'The best time to plant a tree is twenty years ago. The second best time is now.'
There is a charity called TREE AID here that works to bring life, through trees, to families in rural Africa. When trees disappear because of drought or exploitation, this is usually followed by soil erosion, crop failure and the ensuing displacement of communities. TREE AID helps villagers in mali, Ghana, Burkina Faso and Ethiopia make the best use of trees to generate food, housing, fuel, medicine and income for health care and schooling. The wonderful thing about trees is that they are infinitely flexible in the uses to which it can be put. Since 1987 TREE AID has helped 300,000 people plant 6.5 million trees which provide an alternative to both poverty and environmental destruction. Take an example - the fruit of the Shea tree can be used to produce shea butter which is used as a cooking oils, for candle making and as a waterproof waxing on cloth or wood. It also has medicinal properties and can be used on burns, eczema and as a sun block. We might know it better as Yoruba which is used in a lot of cosmetics. One tree can bring nutrition, business and healing to a community.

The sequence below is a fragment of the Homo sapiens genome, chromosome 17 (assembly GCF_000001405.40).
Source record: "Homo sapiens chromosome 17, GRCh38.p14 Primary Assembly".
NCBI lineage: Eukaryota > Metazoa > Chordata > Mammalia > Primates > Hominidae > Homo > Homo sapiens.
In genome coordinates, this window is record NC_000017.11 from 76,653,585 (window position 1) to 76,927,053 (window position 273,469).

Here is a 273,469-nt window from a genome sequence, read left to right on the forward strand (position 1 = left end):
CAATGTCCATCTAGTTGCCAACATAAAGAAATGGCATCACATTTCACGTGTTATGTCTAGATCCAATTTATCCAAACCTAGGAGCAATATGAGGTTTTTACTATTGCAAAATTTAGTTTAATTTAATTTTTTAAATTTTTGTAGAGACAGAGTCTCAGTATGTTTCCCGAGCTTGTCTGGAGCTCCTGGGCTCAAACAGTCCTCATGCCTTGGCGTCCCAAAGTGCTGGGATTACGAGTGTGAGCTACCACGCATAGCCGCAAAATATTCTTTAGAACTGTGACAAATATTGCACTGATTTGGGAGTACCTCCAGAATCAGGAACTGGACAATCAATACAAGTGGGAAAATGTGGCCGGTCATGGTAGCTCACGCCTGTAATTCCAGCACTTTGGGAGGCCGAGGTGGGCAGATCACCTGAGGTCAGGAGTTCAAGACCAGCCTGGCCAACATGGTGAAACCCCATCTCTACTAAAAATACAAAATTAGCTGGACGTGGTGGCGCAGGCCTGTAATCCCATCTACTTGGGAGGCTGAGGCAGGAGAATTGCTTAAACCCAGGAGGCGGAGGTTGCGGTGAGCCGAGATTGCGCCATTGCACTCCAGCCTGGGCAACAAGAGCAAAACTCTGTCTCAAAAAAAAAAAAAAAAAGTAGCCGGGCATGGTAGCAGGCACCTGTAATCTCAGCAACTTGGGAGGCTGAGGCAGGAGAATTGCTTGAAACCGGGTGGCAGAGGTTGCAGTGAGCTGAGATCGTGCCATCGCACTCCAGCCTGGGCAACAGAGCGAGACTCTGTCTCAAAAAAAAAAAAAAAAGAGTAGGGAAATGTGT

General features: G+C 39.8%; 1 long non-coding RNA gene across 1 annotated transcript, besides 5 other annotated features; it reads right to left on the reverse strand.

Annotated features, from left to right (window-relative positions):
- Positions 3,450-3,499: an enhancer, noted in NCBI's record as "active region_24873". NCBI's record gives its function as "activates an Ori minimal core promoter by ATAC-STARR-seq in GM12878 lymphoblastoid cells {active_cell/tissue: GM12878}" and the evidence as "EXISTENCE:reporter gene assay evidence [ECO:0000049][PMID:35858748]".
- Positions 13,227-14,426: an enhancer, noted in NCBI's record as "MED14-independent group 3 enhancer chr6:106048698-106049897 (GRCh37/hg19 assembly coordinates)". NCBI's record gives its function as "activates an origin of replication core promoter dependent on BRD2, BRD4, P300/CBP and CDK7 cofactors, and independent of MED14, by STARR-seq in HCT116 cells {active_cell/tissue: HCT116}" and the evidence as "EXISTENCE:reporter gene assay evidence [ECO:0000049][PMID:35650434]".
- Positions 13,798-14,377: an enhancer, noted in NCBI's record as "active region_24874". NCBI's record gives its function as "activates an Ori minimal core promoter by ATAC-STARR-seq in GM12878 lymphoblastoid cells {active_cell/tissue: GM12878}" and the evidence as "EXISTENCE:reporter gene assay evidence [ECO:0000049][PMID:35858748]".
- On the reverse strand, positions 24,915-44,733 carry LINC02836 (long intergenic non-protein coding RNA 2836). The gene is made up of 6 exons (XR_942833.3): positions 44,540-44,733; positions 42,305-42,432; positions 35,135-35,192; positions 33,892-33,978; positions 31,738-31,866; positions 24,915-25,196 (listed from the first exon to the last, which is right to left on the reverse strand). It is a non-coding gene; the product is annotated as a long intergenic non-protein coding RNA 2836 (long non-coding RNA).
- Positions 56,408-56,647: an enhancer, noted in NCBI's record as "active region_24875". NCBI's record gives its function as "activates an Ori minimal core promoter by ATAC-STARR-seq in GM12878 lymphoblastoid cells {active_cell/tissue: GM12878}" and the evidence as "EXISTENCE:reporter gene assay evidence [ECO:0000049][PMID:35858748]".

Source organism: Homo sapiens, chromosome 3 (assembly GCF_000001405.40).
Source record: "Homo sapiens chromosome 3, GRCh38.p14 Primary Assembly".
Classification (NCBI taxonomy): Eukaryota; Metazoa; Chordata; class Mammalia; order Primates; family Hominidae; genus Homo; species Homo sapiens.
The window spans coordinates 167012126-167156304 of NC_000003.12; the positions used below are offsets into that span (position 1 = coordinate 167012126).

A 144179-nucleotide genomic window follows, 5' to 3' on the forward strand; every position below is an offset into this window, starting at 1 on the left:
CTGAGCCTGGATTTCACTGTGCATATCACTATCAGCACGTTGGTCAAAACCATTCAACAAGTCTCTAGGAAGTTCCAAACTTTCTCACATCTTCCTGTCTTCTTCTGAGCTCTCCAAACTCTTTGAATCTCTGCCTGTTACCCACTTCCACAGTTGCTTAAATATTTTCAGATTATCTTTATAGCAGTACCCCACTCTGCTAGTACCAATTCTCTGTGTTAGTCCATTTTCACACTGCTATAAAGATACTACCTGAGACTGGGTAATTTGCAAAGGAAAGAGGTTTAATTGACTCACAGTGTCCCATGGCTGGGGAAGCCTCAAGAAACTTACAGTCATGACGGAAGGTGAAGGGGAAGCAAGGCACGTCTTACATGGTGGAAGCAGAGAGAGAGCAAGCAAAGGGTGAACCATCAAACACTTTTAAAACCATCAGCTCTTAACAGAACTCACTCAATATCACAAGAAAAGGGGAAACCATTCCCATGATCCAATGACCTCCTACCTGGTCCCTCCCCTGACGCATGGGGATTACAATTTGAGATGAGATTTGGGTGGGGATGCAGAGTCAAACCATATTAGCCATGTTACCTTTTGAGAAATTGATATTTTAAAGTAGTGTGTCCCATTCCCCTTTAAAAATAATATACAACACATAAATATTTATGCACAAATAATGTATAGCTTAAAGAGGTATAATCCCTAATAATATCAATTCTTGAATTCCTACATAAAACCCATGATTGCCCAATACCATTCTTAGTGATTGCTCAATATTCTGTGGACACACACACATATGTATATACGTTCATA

An arboretum is a wonderful place in which to meditate on the wisdom, balance and healing power found in the natural world and there for the use of us all. In the Anglican communion, the fifth mark of mission is commitment 'to strive to safeguard the integrity of creation and sustain and renew the life of the earth.' Supporting the planting of trees is one way to make this more than wishful thinking.